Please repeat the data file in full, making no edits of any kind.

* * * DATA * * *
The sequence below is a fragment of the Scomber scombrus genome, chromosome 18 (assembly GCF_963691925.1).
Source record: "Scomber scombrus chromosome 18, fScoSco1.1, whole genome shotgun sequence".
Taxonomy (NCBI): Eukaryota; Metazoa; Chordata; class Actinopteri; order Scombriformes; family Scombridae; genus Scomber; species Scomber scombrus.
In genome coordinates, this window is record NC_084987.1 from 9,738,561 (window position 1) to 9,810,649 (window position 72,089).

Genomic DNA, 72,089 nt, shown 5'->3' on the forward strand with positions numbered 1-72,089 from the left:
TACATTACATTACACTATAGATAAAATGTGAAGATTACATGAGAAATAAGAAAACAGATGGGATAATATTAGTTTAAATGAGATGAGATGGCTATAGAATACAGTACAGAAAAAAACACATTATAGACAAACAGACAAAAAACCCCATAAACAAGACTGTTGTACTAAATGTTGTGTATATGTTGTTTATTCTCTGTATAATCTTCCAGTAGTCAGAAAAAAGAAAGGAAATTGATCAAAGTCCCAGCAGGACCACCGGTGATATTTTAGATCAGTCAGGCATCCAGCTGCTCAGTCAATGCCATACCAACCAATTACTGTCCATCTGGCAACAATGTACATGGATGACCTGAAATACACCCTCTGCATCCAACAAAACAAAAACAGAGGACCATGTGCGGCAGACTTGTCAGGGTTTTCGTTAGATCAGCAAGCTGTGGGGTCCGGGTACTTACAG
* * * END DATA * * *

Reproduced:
The sequence below is a fragment of the Scomber scombrus genome, chromosome 18 (assembly GCF_963691925.1).
Source record: "Scomber scombrus chromosome 18, fScoSco1.1, whole genome shotgun sequence".
Taxonomy (NCBI): Eukaryota; Metazoa; Chordata; class Actinopteri; order Scombriformes; family Scombridae; genus Scomber; species Scomber scombrus.
In genome coordinates, this window is record NC_084987.1 from 9,738,561 (window position 1) to 9,810,649 (window position 72,089).

Genomic DNA, 72,089 nt, shown 5'->3' on the forward strand with positions numbered 1-72,089 from the left:
TACATTACATTACACTATAGATAAAATGTGAAGATTACATGAGAAATAAGAAAACAGATGGGATAATATTAGTTTAAATGAGATGAGATGGCTATAGAATACAGTACAGAAAAAAACACATTATAGACAAACAGACAAAAAACCCCATAAACAAGACTGTTGTACTAAATGTTGTGTATATGTTGTTTATTCTCTGTATAATCTTCCAGTAGTCAGAAAAAAGAAAGGAAATTGATCAAAGTCCCAGCAGGACCACCGGTGATATTTTAGATCAGTCAGGCATCCAGCTGCTCAGTCAATGCCATACCAACCAATTACTGTCCATCTGGCAACAATGTACATGGATGACCTGAAATACACCCTCTGCATCCAACAAAACAAAAACAGAGGACCATGTGCGGCAGACTTGTCAGGGTTTTCGTTAGATCAGCAAGCTGTGGGGTCCGGGTACTTACAG